Milan is not an equivalent of Javelin. Milan is a wire guided missile, the Javelin is fire and forget. Nag is touted as a third gen missile.
I dont know why the IA went for the Milan again. Would have been great to get the Javelins. I saw it on probably Discovery Channel, amazing weapon system. Besides our neighbor has it as well.

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Re: Indian Missile Technology Discussion

Postby ajay_ijn » 27 Jan 2009 16:26

Yusuf wrote:
Rahul M wrote:
saik, different system, different requirements. it's DDM confusing issues as usual.

milan is javelin equivalent, nag is hellfire equivalent. remember unkil forces have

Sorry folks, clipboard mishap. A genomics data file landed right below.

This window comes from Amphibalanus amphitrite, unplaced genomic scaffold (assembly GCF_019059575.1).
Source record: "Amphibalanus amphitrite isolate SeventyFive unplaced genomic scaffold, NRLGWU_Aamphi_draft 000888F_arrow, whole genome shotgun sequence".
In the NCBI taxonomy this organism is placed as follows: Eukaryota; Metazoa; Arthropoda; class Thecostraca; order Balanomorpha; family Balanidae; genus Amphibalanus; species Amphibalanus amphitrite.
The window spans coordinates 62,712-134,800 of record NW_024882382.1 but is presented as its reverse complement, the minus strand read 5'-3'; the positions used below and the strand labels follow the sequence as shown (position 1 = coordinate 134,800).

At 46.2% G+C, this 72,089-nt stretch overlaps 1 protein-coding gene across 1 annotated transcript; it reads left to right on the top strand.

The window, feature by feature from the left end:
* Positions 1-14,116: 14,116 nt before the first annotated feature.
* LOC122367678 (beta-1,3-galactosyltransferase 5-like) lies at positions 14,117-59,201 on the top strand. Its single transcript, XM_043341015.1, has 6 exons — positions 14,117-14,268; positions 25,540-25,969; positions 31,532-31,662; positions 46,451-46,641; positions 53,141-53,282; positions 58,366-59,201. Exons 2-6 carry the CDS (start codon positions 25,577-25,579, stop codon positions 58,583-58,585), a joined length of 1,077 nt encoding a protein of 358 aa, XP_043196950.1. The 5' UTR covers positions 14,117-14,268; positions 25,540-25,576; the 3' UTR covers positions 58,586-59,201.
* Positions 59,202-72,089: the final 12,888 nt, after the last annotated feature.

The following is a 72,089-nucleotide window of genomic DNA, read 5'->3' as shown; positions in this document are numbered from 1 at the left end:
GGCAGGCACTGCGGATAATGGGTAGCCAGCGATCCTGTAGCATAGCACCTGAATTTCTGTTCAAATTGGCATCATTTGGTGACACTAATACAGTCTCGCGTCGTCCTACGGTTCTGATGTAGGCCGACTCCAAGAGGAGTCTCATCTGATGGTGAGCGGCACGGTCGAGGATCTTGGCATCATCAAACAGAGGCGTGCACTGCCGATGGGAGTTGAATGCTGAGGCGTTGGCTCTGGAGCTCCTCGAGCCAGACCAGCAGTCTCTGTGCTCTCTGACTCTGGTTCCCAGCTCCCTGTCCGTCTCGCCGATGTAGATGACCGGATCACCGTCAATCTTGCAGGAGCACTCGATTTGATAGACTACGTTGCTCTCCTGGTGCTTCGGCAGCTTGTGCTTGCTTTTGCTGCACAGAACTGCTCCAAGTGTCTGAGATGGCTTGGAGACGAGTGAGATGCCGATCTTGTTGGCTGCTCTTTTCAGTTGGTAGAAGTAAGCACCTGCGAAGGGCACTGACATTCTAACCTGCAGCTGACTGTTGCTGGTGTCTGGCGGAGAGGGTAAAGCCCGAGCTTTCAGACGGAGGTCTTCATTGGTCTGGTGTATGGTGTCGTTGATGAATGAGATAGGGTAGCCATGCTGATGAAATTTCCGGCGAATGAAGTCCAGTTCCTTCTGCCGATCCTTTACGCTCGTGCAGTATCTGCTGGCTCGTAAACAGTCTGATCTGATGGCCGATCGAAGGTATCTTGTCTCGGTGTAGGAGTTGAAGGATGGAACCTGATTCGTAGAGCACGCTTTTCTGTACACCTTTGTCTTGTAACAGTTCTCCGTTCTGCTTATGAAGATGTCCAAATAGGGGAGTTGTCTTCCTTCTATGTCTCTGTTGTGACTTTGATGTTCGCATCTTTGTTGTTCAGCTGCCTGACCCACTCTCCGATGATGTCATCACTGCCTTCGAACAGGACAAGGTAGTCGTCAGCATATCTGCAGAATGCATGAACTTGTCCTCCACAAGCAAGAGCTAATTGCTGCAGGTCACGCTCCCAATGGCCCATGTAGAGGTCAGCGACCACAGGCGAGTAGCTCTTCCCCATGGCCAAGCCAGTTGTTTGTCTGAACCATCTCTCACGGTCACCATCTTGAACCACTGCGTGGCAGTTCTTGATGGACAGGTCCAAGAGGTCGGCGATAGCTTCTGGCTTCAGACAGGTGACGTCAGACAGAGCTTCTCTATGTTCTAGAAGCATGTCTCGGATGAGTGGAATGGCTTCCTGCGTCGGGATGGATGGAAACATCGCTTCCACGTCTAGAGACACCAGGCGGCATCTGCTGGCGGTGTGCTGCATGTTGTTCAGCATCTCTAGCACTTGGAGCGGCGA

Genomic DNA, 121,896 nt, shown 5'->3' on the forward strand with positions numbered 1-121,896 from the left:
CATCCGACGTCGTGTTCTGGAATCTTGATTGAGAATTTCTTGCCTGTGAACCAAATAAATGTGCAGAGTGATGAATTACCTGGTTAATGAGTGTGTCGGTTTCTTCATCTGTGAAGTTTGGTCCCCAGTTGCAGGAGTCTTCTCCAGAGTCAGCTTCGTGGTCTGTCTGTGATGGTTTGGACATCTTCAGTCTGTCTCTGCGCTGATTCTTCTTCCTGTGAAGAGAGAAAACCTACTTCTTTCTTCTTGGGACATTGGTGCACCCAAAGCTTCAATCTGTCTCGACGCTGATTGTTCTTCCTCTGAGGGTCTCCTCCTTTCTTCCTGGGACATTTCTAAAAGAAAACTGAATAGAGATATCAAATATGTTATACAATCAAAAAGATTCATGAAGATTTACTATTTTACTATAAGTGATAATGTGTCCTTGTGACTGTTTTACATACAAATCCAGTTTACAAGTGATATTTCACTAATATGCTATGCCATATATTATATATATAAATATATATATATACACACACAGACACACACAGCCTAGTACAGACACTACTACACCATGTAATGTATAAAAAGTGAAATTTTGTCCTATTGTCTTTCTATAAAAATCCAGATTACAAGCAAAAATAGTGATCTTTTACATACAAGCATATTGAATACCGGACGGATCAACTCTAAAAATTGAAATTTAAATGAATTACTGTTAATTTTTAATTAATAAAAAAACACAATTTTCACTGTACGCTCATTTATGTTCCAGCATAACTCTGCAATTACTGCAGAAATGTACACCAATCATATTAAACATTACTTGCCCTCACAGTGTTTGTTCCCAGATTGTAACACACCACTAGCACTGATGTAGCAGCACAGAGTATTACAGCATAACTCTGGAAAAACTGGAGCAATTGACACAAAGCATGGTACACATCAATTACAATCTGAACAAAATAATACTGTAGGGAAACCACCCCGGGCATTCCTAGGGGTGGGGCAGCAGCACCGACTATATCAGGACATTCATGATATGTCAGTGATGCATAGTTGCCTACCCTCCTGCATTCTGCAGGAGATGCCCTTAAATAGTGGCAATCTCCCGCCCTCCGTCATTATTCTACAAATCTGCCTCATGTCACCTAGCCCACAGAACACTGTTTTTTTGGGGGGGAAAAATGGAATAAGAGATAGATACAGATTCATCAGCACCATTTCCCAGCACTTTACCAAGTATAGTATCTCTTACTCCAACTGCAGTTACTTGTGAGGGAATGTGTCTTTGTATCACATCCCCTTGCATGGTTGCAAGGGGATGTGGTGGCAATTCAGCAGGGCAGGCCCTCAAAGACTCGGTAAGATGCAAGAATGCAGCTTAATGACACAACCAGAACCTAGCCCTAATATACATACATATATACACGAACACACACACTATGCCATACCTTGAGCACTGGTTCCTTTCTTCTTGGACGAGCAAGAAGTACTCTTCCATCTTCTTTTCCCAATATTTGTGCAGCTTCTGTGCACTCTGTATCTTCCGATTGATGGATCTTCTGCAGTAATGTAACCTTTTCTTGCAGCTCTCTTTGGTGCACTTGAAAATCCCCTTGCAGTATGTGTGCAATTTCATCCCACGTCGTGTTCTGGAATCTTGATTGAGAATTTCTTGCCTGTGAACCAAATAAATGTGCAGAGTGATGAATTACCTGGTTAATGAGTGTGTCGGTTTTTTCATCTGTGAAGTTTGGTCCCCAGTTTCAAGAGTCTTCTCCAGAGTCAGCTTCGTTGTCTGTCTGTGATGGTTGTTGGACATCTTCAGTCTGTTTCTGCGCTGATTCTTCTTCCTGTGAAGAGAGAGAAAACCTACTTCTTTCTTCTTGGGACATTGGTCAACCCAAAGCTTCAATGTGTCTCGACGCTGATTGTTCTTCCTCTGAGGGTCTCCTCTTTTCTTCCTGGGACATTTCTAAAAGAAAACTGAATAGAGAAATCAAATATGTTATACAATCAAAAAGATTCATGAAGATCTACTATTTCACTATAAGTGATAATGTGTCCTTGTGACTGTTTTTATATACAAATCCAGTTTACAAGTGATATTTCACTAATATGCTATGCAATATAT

Milan is not an equivalent of Javelin. Milan is a wire guided missile, the Javelin is fire and forget. Nag is touted as a third gen missile.
I dont know why the IA went for the Milan again. Would have been great to get the Javelins. I saw it on probably Discovery Channel, amazing weapon system. Besides our neighbor has it as well.

I think what rahul means is Milan n Javelin are light n man portable while Nag was only meant to be launched from Tank destroyers and Helicopters.

It was reported in past that Army rejected Milan ER. So now whole competition to replace these missiles would be between Javelin, AT-14 Kornet and Spike.

wonder why would army order 15000 Konkurs, when there are lotof new ones on offer from Russia like Kornet and Metis.